The U.S. obsession with software engineering and virtual reality has distracted investment and career energies way from the essential, old-fashioned, "hard" engineering and technological disciplines that are still essential to get anything made, working and keep working.
New York Times reporter Philip Taubman, in his important Nov. 11 article on the reasons for the collapse of the Future Imagery Architecture, concluded that "the collapse of the project at a cost of at least $4 billion was all but inevitable -- the result of a troubled partnership between a government seeking to maintain the supremacy of its intelligence technology, but on a constrained budget, and a contractor all too willing to make promises it could ultimately not keep.
Taubman went on to pointedly note, "The Future Imagery project is one of several satellite programs to break down in recent years, leaving the United States with outdated imaging technology."
From the 1940s through the 1980s, under Democratic and Republican administrations alike, it seemed that there was no wonder American scientists, researchers and engineers could not accomplish, whether it was inventing the atomic and hydrogen bombs, creating a space program, nuclear-powered submarines that could stay underwater for months or years at a time, putting men on the moon, or even eliminating the ancient scourges of smallpox and polio.
But in recent decades the number of Americans studying science and engineering and then going on to work in the fields has plummeted. There are now less than one-seventh the number of scientists and engineers working in the entire U.S. aerospace industry than there were during the Apollo program to put men on the moon in the 1960s. The number of Americans working in the U.S. space industry is only about one-third of those working on comparable programs in China.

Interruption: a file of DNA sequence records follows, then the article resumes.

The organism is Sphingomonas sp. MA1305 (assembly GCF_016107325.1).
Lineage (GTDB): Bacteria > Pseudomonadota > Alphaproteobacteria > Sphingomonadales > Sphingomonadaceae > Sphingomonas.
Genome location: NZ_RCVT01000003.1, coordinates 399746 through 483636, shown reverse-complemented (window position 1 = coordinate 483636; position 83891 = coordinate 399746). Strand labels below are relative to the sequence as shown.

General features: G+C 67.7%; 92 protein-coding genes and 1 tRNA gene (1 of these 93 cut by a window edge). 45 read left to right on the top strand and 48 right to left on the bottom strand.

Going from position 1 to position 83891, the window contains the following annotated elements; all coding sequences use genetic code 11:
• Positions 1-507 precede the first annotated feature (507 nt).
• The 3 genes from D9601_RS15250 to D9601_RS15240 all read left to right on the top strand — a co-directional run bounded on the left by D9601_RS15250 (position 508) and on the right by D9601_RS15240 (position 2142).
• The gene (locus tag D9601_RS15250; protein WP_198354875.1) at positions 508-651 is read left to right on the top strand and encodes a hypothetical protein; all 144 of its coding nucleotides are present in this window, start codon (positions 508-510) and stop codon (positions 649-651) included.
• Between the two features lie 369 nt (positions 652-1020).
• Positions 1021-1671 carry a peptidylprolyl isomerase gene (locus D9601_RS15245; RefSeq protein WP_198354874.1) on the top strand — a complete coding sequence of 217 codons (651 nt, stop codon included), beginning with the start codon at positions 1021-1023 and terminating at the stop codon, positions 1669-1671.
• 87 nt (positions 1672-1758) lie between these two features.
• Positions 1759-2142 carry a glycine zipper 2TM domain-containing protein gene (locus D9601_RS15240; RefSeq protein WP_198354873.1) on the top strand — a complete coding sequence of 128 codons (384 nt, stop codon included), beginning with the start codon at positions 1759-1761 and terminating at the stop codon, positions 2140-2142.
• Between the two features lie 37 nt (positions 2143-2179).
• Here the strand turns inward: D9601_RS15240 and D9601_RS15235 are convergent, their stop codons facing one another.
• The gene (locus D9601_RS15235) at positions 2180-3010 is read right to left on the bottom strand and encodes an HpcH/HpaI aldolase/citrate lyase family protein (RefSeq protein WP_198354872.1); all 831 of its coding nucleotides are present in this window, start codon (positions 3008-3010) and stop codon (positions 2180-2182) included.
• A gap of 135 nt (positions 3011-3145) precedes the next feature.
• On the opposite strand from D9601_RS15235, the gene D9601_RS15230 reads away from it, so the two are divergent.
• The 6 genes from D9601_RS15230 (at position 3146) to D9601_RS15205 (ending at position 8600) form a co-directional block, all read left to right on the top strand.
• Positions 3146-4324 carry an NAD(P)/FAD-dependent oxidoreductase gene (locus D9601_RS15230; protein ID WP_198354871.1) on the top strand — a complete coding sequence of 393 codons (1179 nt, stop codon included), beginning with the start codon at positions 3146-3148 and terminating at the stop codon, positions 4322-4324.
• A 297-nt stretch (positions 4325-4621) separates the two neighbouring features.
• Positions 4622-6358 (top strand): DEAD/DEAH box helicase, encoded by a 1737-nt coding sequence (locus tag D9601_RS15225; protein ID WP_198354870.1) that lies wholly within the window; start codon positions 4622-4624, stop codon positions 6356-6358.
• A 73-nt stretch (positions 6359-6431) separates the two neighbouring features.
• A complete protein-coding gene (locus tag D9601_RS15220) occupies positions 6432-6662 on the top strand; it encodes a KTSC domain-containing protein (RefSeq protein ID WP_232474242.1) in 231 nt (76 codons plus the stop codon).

Even within the U.S. science and technology sector, an enormous, disproportionate amount of investment and expertise concentrates on prestigious high-tech electronics, software and communications fields. This continues to produce very valuable yields in new research and applications, especially in the defense sector. But it further dramatically produces the amount of experience and expertise available actually to design, engineer and critique designs for the heavy military equipment that is still essential from warships to main battle tanks and aircraft.
All of this has led to what Taubman called a "Panglossian" inexperience or naivete among both policymakers and senior managers in larger U.S. defense contractors. Imbued with the sunny, positive, Reagan-era "can-do" optimism that they can perform miracles as their predecessors did before them, they never bother to look back and see how those miracles were actually performed.
But it takes a lot more than a positive attitude to design a new spy satellite, littoral combat airship or aircraft. Among other things, it takes an engineering tradition.
Throughout the 20th century, and indeed, through the era of technology, the principles of evolution and specialization have been essential to produce cost-effective, highly reliable weapons and to steadily improve old ones. The Boeing B-52 Stratofortresses that remain the main manned bombers of the U.S. Air Force have now been operational for more than half a century, but they have steadily been upgraded during that entire period of time.
The same principle applies to the equally venerable Lockheed Martin C-130J military transport aircraft.
Two of the secrets of success of these aircraft were that they were both highly specialized planes designed to be the very best thing at what they did. They were not required to be fighters or dive bombers as well. Yet increasingly, U.S. aircraft -- following a trend started by the arch-technology worshiper and incompetent himself, Defense Secretary Robert McNamara during the 1960s -- are supposed to do everything at the same time.
This is the impossible burden of performance and expectation that has been imposed on the Lockheed Martin F-35. America's main European allies in NATO eager to follow the prevailing American fashion have signed on for this too. But as Loren B. Thompson, chief executive officer of the Lexington Institute in Virginia, has written in a column for UPI, the F-35, or Joint Strike Aircraft, runs the increasing risk that, like McNamara's beloved but catastrophic F-111 swing wing bomber before it, has been touted as a master of all trades but may well prove to be master of none.
(Next: Respecting the old timers)
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